A few years ago while I was dining at Paul Bocuse in Collonges-au-Mont-d’Or outside Lyon, a couple walked through the dining room wearing shorts. They had just changed out of the long pants they had dined in, so at least the (then) three-starred restaurant’s staff had required them to change. But the gentleman had not worn a jacket during the meal, something that would have been unheard of in the past (and maybe had something to do with Michelin dropping a star from the restaurant’s most recent rating).
At Daniel in New York last December, the people in the group I was hosting with Art In Voyage had all dressed appropriately, the gentlemen not only wearing the required jackets but ties, to boot (and no boots). But at another table, a group of twenty-somethings sat wearing felt crowns (think Jughead from the Archie comics) that would have looked just right at a Burger King but not in one of Manhattan’s toniest dining rooms. When I passed the host stand on the way to the men’s room, I asked the maitre d’, “What’s up with the crowns?” I thought maybe he hadn’t noticed, but he just shrugged and said they were just being festive. I told him I thought it was odd.
It was also disruptive and changed the dynamic of the dining room.
But dressing down has been where dining out has been going for a while now. Even Le Bernadin, another star-rated Manhattan restaurant, has dropped its jacket requirement. In Central Florida, Victoria & Albert’s is the only holdout. In New Orleans, Galatoire’s requires jackets, Antoine’s prefers them, Arnaud’s doesn’t care. I remember thinking back in France that if Paul Bocuse had surrendered the war was lost.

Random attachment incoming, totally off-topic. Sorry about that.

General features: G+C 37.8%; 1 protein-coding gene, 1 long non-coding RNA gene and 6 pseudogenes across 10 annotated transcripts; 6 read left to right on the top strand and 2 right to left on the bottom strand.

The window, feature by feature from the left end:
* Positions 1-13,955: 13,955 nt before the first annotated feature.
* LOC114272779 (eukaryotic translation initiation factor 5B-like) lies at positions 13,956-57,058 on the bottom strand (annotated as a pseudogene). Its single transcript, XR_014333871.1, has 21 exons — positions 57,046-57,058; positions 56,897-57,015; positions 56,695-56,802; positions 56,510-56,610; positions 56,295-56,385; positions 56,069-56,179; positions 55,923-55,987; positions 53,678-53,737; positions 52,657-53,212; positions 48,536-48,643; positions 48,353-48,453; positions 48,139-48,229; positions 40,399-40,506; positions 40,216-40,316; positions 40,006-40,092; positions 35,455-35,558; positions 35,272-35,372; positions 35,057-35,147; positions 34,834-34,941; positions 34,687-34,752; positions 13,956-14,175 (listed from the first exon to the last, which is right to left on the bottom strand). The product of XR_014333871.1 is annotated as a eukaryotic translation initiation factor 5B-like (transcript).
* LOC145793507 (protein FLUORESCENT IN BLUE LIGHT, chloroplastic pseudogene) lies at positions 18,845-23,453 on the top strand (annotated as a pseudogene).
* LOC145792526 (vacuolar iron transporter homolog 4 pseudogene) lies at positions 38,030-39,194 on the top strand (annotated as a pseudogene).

But according to an article published in the New York Times, dressing up for dinner is making a comeback. And not just jackets required for gentlemen but stricter enforcement of even moderate dress codes that specify no flip flops, sneakers or blue jeans, presumably even if you paid $200 for them.
It’s partly a response to the past couple of years of eating in sweatpants and loungewear. With most people not having to get dressed to go into an office, they weren’t going to dress to go to dinner.
But the return to dress code enforcement also has to do with the restaurants themselves wanting to present a unified experience. I’ve always taken exception to being called a food critic; I prefer the term restaurant critic. The distinction is that dining out is more than just the food. It’s the service and the atmosphere, as well. And like it or not, we, the customers, are a part of the atmosphere.
So I’m all for the return to dressing properly to dine out. But I’ll be interested to see if more restaurants enforce their dress codes. An interesting note in the Times piece noted that Le Bernadin dropped its jacket requirement because it was deemed the jackets they kept on hand for men who had forgotten theirs were not sanitary. That’s a good point, but it doesn’t mean you have to remove the requirement. Restaurants that post signs reading no shirt, no shoes, no service don’t keep a stash of button-downs and Buster Browns for underdressed customers. All of my guests on the New York trip went to the effort to pack the proper clothing.
As long as the dress code is made clear when making a reservation, I think it’s fine for management to turn away people who don’t follow it.
And they can tell those people on the other side of the dining room to take off those silly felt crowns.
What do you think?